Sudan, Somalia, Sierra Leone.
Those African nations are notoriously associated with the gruesome ritual of female genital mutilation—but it also occurs in the U.S. where an alarming number of women and girls are subjected to such torture that Immigration and Customs Enforcement pledged to stop it, according to an announcement Monday.
It’s estimated more than 500,000 women and girls in the U.S. are either victims of female genital mutilation or are at risk of being subjected to it. ICE’s Homeland Security Investigations is teaming up with the FBI’s International Human Rights Unit and the Department of Justice’s Human Rights and Special Prosecutions Section to combat the crime, which is up threefold since 1990, according to the Centers for Disease Control.
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ICE and the other agencies are ramping up efforts to identify girls at risk and investigate those who perpetrate female genital mutilation, the agency said.
This year, ICE carried out Operation Limelight USA at John F. Kennedy Airport in New York. Agents in June and August alerted 460 individuals on flights to and from countries with a high prevalence rate of female genital mutilation of a tip line to report this practice and the federal laws prohibiting it. The agency also is working with the FBI to investigate crimes.
But mutilations aren’t easy to prosecute, ICE admits.
“Unfortunately, parents or other family members are often involved, although many female family members may be victims themselves,” ICE said.
It’s suspected the ritual of mutilating the genitals of young women and girls to control their sexuality happens at a high rate among large immigrant populations in states such as New York, Minnesota and California, advocates fighting to stop female genital mutilation, also known as FGM, say.
The practice also occurs in Washington, D.C., Georgia, Massachusetts and Virginia, which also have large immigrant populations, Jessica Neuwirth, director of women’s rights organization Donor Direct Action, told Newsweek.
The brutal ritual is often a cultural tradition passed down through generations, Neuwirth said.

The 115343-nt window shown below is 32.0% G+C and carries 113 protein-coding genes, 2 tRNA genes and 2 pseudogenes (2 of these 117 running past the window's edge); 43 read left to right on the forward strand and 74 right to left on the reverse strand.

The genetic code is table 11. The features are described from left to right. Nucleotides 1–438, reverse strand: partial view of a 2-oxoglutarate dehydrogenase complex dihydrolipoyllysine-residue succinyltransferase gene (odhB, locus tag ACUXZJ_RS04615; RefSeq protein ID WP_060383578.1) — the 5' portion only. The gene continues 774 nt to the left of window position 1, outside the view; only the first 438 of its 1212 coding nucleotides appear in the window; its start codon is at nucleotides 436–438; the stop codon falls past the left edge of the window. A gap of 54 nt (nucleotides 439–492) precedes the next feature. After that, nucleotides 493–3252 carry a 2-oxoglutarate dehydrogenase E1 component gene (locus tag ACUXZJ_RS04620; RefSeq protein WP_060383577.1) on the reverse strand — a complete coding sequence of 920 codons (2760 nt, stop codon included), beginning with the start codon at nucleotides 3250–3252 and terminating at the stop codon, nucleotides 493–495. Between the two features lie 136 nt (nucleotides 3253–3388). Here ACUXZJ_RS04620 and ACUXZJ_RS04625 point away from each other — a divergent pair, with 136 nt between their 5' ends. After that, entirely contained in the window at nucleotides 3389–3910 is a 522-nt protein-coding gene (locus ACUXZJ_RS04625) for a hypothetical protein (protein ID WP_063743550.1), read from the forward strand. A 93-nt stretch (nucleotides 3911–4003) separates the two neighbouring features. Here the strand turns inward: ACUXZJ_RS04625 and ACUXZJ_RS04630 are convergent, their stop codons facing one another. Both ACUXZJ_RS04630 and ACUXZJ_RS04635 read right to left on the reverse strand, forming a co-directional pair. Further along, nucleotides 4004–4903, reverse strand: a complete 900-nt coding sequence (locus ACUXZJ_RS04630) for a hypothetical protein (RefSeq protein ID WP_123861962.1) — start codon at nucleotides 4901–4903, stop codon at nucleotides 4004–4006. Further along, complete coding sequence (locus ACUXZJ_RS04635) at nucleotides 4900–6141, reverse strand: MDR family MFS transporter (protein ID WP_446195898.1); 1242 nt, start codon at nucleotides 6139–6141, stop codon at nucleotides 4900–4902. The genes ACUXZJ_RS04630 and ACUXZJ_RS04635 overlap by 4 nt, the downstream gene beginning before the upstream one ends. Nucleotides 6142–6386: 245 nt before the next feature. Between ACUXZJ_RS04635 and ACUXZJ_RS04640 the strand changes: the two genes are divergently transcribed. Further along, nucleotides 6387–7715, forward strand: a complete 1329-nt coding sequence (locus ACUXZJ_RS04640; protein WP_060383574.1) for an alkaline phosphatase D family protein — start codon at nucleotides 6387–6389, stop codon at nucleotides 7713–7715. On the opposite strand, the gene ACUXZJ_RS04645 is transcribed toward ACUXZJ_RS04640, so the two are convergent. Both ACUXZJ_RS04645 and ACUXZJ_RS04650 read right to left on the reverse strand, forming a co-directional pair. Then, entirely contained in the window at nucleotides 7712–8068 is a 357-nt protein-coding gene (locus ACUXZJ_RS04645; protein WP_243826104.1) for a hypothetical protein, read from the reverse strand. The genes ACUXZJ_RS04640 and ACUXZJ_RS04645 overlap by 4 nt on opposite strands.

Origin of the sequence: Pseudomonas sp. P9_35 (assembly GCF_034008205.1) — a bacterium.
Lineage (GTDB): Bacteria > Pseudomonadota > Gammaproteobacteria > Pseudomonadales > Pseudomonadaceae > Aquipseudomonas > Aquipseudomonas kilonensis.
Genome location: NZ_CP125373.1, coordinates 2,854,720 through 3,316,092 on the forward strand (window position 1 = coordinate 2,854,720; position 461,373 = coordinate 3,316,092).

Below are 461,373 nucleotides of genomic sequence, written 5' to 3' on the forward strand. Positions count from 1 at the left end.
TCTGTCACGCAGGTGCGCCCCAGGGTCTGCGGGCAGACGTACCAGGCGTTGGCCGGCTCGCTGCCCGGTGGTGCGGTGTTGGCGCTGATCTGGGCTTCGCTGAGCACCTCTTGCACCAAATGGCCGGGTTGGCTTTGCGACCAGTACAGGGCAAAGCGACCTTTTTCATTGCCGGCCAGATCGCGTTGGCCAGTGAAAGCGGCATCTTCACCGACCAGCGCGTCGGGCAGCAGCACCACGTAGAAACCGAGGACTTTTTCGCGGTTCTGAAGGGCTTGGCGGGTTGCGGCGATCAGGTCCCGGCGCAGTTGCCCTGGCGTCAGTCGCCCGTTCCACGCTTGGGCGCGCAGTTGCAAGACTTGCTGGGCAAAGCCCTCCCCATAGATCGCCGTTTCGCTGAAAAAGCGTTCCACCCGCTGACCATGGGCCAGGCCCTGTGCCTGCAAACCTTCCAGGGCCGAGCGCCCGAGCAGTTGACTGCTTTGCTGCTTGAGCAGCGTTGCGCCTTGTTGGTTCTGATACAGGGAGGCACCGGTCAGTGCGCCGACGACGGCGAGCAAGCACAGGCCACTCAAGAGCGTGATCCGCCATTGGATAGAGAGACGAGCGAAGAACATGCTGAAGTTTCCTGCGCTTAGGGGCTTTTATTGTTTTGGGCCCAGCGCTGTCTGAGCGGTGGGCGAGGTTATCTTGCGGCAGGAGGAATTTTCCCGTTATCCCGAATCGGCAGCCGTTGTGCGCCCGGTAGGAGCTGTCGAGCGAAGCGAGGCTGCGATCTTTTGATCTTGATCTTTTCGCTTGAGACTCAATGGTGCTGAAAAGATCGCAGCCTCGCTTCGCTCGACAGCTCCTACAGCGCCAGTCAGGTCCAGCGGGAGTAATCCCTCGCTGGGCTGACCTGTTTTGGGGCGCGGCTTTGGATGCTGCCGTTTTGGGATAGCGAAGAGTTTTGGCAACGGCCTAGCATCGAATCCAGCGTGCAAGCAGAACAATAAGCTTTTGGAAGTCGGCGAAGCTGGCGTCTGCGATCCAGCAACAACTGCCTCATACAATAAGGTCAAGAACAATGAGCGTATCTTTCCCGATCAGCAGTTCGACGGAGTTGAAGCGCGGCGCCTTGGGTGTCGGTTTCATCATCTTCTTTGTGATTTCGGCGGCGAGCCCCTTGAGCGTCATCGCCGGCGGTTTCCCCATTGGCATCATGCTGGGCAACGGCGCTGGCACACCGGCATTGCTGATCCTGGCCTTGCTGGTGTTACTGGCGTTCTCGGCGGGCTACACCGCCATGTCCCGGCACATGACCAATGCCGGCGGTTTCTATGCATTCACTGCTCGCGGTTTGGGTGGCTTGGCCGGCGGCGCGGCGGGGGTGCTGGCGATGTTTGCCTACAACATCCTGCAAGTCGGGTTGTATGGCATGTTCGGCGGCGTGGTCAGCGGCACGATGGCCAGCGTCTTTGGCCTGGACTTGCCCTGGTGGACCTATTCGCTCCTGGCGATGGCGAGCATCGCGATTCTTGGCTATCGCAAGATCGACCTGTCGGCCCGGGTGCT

“When someone emigrates [to the U.S.], sometimes they’re just clinging to cultural traditions as a way of keeping connected to their home country,” Neuwirth said.
Education about the physical dangers and laws against FGM usually is an effective way to stop the practice, said Neuwirth, whose organization raises money for educational campaigns in Africa.
To date, only one individual in the U.S. has been charged under a federal law criminalizing the practice.
Dr. Jumala Nagarwala, a 44-year-old emergency room physician in Michigan, was charged in April with mutilating the genitals of two 7-year-old girls from Minnesota.
According to a criminal complaint, Nagarwala is accused of cutting clitoral skin off the girls. Although the complaint identified several other children who may have been at risk, she is only facing charges related to the two girls.
In the criminal complaint against Nagarwala, the two girls said they were brought to Detroit for a “special girls’ trip” and were told they had to go to the doctor because “our tummies hurt.”
One girl said Nagarwala “pinched” her in the “place [where] she goes pee.” The other girl said she could barely walk after the bloody procedure and felt pain down her leg to her ankle. Both girls said they were told to keep the procedure a secret.
Nagarwala is part of the Dawoodi Bohra community, an Islamic sect originally from India that has a mosque in Farmington Hills, Michigan. In 2016, a man belonging to the Dawoodi Bohra community was the first person to be imprisoned over FGM in Australia.
If convicted, Nagarwala faces 10 years to life in prison.